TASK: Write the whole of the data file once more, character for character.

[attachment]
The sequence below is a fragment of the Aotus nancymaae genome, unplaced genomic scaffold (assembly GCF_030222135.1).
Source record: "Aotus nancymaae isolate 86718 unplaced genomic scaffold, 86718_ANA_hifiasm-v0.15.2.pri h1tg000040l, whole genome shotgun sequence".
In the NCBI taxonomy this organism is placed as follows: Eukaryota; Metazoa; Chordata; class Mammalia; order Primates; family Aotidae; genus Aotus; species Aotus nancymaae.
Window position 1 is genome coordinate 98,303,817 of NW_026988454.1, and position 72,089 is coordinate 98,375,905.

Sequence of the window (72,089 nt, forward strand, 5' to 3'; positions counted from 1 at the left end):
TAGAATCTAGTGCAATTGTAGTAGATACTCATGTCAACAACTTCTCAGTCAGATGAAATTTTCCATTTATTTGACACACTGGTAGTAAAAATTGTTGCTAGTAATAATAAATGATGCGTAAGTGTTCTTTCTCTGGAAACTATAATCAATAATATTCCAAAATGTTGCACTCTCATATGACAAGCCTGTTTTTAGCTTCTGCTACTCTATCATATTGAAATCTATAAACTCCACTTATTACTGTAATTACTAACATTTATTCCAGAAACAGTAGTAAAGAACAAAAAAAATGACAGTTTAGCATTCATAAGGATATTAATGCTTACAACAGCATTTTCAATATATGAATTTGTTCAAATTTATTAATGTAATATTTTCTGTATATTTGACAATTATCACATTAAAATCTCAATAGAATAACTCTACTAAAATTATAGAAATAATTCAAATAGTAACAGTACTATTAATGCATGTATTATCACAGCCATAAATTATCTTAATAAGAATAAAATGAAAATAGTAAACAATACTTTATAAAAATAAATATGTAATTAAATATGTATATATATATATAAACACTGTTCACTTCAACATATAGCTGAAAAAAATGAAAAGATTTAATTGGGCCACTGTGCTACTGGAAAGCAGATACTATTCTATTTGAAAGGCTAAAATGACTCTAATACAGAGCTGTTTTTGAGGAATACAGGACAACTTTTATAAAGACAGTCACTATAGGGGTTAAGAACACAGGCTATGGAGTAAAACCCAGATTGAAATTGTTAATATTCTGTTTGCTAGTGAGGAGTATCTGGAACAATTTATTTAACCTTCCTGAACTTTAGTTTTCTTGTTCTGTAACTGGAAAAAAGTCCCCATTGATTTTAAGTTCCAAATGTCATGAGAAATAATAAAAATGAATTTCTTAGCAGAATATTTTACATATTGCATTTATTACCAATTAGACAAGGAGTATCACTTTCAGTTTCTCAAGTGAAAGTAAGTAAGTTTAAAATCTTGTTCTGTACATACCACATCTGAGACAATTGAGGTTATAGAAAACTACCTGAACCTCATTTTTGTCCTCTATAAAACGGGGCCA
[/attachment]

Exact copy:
The sequence below is a fragment of the Aotus nancymaae genome, unplaced genomic scaffold (assembly GCF_030222135.1).
Source record: "Aotus nancymaae isolate 86718 unplaced genomic scaffold, 86718_ANA_hifiasm-v0.15.2.pri h1tg000040l, whole genome shotgun sequence".
In the NCBI taxonomy this organism is placed as follows: Eukaryota; Metazoa; Chordata; class Mammalia; order Primates; family Aotidae; genus Aotus; species Aotus nancymaae.
Window position 1 is genome coordinate 98,303,817 of NW_026988454.1, and position 72,089 is coordinate 98,375,905.

Sequence of the window (72,089 nt, forward strand, 5' to 3'; positions counted from 1 at the left end):
TAGAATCTAGTGCAATTGTAGTAGATACTCATGTCAACAACTTCTCAGTCAGATGAAATTTTCCATTTATTTGACACACTGGTAGTAAAAATTGTTGCTAGTAATAATAAATGATGCGTAAGTGTTCTTTCTCTGGAAACTATAATCAATAATATTCCAAAATGTTGCACTCTCATATGACAAGCCTGTTTTTAGCTTCTGCTACTCTATCATATTGAAATCTATAAACTCCACTTATTACTGTAATTACTAACATTTATTCCAGAAACAGTAGTAAAGAACAAAAAAAATGACAGTTTAGCATTCATAAGGATATTAATGCTTACAACAGCATTTTCAATATATGAATTTGTTCAAATTTATTAATGTAATATTTTCTGTATATTTGACAATTATCACATTAAAATCTCAATAGAATAACTCTACTAAAATTATAGAAATAATTCAAATAGTAACAGTACTATTAATGCATGTATTATCACAGCCATAAATTATCTTAATAAGAATAAAATGAAAATAGTAAACAATACTTTATAAAAATAAATATGTAATTAAATATGTATATATATATATAAACACTGTTCACTTCAACATATAGCTGAAAAAAATGAAAAGATTTAATTGGGCCACTGTGCTACTGGAAAGCAGATACTATTCTATTTGAAAGGCTAAAATGACTCTAATACAGAGCTGTTTTTGAGGAATACAGGACAACTTTTATAAAGACAGTCACTATAGGGGTTAAGAACACAGGCTATGGAGTAAAACCCAGATTGAAATTGTTAATATTCTGTTTGCTAGTGAGGAGTATCTGGAACAATTTATTTAACCTTCCTGAACTTTAGTTTTCTTGTTCTGTAACTGGAAAAAAGTCCCCATTGATTTTAAGTTCCAAATGTCATGAGAAATAATAAAAATGAATTTCTTAGCAGAATATTTTACATATTGCATTTATTACCAATTAGACAAGGAGTATCACTTTCAGTTTCTCAAGTGAAAGTAAGTAAGTTTAAAATCTTGTTCTGTACATACCACATCTGAGACAATTGAGGTTATAGAAAACTACCTGAACCTCATTTTTGTCCTCTATAAAACGGGGCCA